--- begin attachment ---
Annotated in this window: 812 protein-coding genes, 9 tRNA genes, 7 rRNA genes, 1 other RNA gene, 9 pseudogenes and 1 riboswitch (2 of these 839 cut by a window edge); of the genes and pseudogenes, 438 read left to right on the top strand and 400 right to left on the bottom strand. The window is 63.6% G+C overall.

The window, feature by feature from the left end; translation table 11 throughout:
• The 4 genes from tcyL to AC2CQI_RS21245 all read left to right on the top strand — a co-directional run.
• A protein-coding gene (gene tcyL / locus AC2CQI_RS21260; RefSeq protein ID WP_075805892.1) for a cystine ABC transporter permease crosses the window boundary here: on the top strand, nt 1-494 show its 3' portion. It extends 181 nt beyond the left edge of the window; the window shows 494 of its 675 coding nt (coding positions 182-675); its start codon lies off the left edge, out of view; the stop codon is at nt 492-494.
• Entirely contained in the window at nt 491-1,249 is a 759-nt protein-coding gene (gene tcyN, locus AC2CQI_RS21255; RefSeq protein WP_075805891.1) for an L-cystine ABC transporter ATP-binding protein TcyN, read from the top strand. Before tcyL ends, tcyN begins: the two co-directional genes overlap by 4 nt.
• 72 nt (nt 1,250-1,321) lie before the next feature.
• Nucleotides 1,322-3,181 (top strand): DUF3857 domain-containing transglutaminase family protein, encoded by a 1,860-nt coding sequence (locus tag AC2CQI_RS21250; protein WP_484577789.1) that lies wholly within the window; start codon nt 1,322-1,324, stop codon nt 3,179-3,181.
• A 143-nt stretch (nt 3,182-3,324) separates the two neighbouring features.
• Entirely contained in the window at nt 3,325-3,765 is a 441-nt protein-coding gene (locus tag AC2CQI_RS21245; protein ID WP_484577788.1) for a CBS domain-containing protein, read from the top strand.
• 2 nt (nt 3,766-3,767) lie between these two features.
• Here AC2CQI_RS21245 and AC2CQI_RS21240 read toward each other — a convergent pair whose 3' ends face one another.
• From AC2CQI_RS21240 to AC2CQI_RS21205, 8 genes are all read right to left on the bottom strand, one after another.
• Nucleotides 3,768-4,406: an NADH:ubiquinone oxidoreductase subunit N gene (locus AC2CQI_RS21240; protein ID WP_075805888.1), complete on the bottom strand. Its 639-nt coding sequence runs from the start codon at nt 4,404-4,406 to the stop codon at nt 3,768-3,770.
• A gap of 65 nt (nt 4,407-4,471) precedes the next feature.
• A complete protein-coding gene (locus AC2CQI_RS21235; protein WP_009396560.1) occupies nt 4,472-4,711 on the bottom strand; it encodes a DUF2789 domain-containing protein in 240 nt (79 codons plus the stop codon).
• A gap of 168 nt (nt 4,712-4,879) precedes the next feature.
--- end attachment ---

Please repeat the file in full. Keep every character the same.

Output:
Annotated in this window: 812 protein-coding genes, 9 tRNA genes, 7 rRNA genes, 1 other RNA gene, 9 pseudogenes and 1 riboswitch (2 of these 839 cut by a window edge); of the genes and pseudogenes, 438 read left to right on the top strand and 400 right to left on the bottom strand. The window is 63.6% G+C overall.

The window, feature by feature from the left end; translation table 11 throughout:
• The 4 genes from tcyL to AC2CQI_RS21245 all read left to right on the top strand — a co-directional run.
• A protein-coding gene (gene tcyL / locus AC2CQI_RS21260; RefSeq protein ID WP_075805892.1) for a cystine ABC transporter permease crosses the window boundary here: on the top strand, nt 1-494 show its 3' portion. It extends 181 nt beyond the left edge of the window; the window shows 494 of its 675 coding nt (coding positions 182-675); its start codon lies off the left edge, out of view; the stop codon is at nt 492-494.
• Entirely contained in the window at nt 491-1,249 is a 759-nt protein-coding gene (gene tcyN, locus AC2CQI_RS21255; RefSeq protein WP_075805891.1) for an L-cystine ABC transporter ATP-binding protein TcyN, read from the top strand. Before tcyL ends, tcyN begins: the two co-directional genes overlap by 4 nt.
• 72 nt (nt 1,250-1,321) lie before the next feature.
• Nucleotides 1,322-3,181 (top strand): DUF3857 domain-containing transglutaminase family protein, encoded by a 1,860-nt coding sequence (locus tag AC2CQI_RS21250; protein WP_484577789.1) that lies wholly within the window; start codon nt 1,322-1,324, stop codon nt 3,179-3,181.
• A 143-nt stretch (nt 3,182-3,324) separates the two neighbouring features.
• Entirely contained in the window at nt 3,325-3,765 is a 441-nt protein-coding gene (locus tag AC2CQI_RS21245; protein ID WP_484577788.1) for a CBS domain-containing protein, read from the top strand.
• 2 nt (nt 3,766-3,767) lie between these two features.
• Here AC2CQI_RS21245 and AC2CQI_RS21240 read toward each other — a convergent pair whose 3' ends face one another.
• From AC2CQI_RS21240 to AC2CQI_RS21205, 8 genes are all read right to left on the bottom strand, one after another.
• Nucleotides 3,768-4,406: an NADH:ubiquinone oxidoreductase subunit N gene (locus AC2CQI_RS21240; protein ID WP_075805888.1), complete on the bottom strand. Its 639-nt coding sequence runs from the start codon at nt 4,404-4,406 to the stop codon at nt 3,768-3,770.
• A gap of 65 nt (nt 4,407-4,471) precedes the next feature.
• A complete protein-coding gene (locus AC2CQI_RS21235; protein WP_009396560.1) occupies nt 4,472-4,711 on the bottom strand; it encodes a DUF2789 domain-containing protein in 240 nt (79 codons plus the stop codon).
• A gap of 168 nt (nt 4,712-4,879) precedes the next feature.